I entered the Teaching Learning Center (TLC) ready to report on the department’s new life coaching service, and left with a newfound motivation for my own work. For more than 30 years, the TLC has helped students overcome difficulties to succeed in college—whether physical disabilities, learning differences or academic apathy.
I’m usually a good student, but I confess I sometimes fall into that final category. During the course of my interview, Debbie Forshee-Sweeney and Elizabeth Anderson helped me change that.
For both Anderson and Forshee-Sweeney, life coaching certification from the International Coaching Federation is only one of many qualifications. Both are experienced academic coaches and tutors and are trained in disability testing.
As a social work graduate from Union College, Forshee-Sweeney has a particular interest in the success of the TLC. She later attended the University of Nebraska-Lincoln and earned her master’s degree in Education Administration with emphases in Higher Education and Special Education. In 2001, she returned to Union to earn an education degree and was offered the job as TLC director. Jennifer Forbes, the former director, had been impressed by Forshee-Sweeney throughout the years and was certain she be an asset for the program.
Anderson’s path to the TLC started when Forbes spoke at her church about Union’s learning programs. She was impressed with the strategies and assistance offered and later applied for a position. With a degree in speech-language pathology and audiology along with a master’s in special education, Anderson has been a vital part of TLC for the past 13 years.
The power of life coaching is most easily understood by experiencing it, so during the course of my interview, Foreshee-Sweeney led me through a mock session. It turned serious when I divulged my apathy toward writing a 2,000-word paper that was due the next day.
“What do you want to get by completing this task?” Forshee-Sweeney asked.
“A good grade,” I replied.
She looked at me skeptically, and with a shake of her head and a raised eyebrow, she leaned in, “Really?”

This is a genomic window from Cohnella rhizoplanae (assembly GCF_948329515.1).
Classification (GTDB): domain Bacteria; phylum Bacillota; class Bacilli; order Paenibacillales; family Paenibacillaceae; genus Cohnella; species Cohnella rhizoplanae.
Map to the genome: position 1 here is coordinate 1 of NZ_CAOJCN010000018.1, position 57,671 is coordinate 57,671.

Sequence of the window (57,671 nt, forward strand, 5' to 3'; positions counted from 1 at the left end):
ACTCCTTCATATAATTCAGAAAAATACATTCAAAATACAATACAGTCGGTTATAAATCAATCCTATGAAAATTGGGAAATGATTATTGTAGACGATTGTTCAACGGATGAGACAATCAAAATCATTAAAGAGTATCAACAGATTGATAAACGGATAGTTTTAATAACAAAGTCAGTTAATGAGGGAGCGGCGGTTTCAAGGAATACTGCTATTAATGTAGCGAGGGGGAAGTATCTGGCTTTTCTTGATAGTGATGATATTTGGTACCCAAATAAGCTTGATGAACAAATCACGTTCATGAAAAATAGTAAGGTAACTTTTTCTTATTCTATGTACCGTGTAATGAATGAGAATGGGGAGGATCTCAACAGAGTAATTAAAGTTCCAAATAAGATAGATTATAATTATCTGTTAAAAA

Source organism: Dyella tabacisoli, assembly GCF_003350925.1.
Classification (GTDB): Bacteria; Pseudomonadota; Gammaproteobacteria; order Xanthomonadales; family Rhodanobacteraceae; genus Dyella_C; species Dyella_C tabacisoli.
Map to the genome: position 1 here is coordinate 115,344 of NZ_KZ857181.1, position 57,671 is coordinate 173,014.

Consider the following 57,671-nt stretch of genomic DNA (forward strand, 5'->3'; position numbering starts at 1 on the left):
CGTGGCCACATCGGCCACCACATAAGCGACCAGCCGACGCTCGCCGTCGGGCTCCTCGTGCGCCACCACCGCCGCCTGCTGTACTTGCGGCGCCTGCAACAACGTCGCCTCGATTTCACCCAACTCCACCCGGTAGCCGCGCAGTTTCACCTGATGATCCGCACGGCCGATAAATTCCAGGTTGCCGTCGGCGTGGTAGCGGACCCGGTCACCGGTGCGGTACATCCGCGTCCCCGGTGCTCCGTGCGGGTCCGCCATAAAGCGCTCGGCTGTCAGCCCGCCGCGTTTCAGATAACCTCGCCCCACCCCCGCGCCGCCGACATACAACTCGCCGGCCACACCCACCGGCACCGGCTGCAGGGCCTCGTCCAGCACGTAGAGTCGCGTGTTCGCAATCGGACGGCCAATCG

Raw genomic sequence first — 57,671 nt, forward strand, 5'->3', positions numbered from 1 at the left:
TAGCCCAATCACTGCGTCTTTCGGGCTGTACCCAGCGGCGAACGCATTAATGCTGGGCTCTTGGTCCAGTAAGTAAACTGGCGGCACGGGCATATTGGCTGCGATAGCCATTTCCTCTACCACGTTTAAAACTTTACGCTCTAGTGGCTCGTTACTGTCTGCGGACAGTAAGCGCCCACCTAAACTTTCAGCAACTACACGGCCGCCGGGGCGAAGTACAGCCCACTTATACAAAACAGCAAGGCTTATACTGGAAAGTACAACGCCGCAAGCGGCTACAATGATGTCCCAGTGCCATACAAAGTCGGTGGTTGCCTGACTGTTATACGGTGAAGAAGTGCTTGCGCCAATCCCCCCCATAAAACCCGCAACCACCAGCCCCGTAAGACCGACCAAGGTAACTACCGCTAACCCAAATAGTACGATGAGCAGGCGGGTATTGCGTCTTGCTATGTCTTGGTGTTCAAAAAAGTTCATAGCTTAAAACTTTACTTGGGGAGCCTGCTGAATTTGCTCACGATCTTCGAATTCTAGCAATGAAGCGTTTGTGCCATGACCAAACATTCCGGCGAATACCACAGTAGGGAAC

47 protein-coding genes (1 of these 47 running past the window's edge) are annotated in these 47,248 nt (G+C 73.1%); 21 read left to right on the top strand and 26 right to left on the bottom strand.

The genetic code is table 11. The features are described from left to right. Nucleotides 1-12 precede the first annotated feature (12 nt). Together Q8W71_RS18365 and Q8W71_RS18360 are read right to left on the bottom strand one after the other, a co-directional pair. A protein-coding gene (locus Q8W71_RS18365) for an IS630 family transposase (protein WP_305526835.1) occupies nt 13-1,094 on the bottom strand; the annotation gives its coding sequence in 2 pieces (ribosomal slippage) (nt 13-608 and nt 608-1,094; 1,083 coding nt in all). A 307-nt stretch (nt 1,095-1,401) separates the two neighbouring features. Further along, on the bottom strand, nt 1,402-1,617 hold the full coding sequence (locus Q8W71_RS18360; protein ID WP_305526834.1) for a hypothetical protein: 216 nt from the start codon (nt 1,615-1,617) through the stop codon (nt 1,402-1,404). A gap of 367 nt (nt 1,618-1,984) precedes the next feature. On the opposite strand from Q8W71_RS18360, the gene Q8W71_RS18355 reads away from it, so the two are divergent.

I sighed. “No, I have to complete the paper in order to prove myself competent.”
Smiling, she relaxed in her chair. With two simple questions we had discovered the real goal and the drive that would allow me to finish the assignment. She began jotting down a list of what I felt was necessary in order to achieve my goal. The paper became filled with words and lines as she pointed me in a new direction. Then, we discussed what I could realistically accomplish in the given time frame.
She sent me out the door confident in my new action plan: eat supper, go to the library, eliminate distractions by turning off the Internet on my laptop, type for an hour, then take a ten-minute break, repeat. The plan was simple, but having addressed the issue and knowing why I needed to accomplish the dreaded task made all the difference.
The first coaching session covers goals and an action plan best suitable for the student’s personality. Campus Tool Kit, an online assessment program, is then used to monitor stress, personality, learning and communication styles, which help indicate an individual’s strengths and weaknesses. This assessment is taken at the beginning and again near the end of a students work with a coach to gauge improvements.
Life coaching differs from counseling by sorting out information a person already knows, rarely focusing on the ‘why’ behind a problem. It concentrates on asking the right questions, which lead students to a solution and action steps on their own.
According to their research, Forshee-Sweeney and Anderson are the only on-campus academic coaches in the nation who are also life coaches. Many higher education facilities hire outside marketing companies to do life coaching on their campuses.
“Our students are so important to us and we both want to be better coaches for them,” said Forshee-Sweeney. “After working here for so long it felt like we were still missing something. We think life coaching will help bridge that gap and allow us to better prepare them.”
“Life coaching will help us to better focus our efforts on the needs of our students,” said Anderson. “Our training has already helped us ask better questions and create more effective action plans that steer the student in a clearer direction. Everyone should have the opportunity to achieve their goals and we hope to continue giving insight and support to accomplish them.”
If you know of a college student who could benefit from both academic and life coaching services offered at the Union College Teaching Learning Center, you can explore Union online at www.ucollege.edu/TLC.